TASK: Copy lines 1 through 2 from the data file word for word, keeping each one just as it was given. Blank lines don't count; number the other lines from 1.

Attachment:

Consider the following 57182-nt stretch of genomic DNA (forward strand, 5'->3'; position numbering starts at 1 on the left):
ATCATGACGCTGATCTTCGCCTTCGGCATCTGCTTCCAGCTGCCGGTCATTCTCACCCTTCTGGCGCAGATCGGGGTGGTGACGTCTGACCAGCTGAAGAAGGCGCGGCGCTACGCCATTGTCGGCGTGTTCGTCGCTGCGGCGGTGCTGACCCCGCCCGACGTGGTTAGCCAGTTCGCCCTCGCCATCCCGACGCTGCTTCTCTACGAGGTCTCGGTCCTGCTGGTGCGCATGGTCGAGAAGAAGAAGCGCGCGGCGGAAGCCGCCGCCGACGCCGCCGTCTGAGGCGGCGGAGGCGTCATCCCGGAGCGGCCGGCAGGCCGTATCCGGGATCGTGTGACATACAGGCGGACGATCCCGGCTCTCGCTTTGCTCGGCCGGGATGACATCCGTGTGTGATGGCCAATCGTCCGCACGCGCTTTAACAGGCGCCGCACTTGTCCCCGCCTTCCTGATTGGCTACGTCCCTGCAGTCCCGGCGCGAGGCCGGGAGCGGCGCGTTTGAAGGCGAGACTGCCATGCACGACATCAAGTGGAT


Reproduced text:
Consider the following 57182-nt stretch of genomic DNA (forward strand, 5'->3'; position numbering starts at 1 on the left):
ATCATGACGCTGATCTTCGCCTTCGGCATCTGCTTCCAGCTGCCGGTCATTCTCACCCTTCTGGCGCAGATCGGGGTGGTGACGTCTGACCAGCTGAAGAAGGCGCGGCGCTACGCCATTGTCGGCGTGTTCGTCGCTGCGGCGGTGCTGACCCCGCCCGACGTGGTTAGCCAGTTCGCCCTCGCCATCCCGACGCTGCTTCTCTACGAGGTCTCGGTCCTGCTGGTGCGCATGGTCGAGAAGAAGAAGCGCGCGGCGGAAGCCGCCGCCGACGCCGCCGTCTGAGGCGGCGGAGGCGTCATCCCGGAGCGGCCGGCAGGCCGTATCCGGGATCGTGTGACATACAGGCGGACGATCCCGGCTCTCGCTTTGCTCGGCCGGGATGACATCCGTGTGTGATGGCCAATCGTCCGCACGCGCTTTAACAGGCGCCGCACTTGTCCCCGCCTTCCTGATTGGCTACGTCCCTGCAGTCCCGGCGCGAGGCCGGGAGCGGCGCGTTTGAAGGCGAGACTGCCATGCACGACATCAAGTGGAT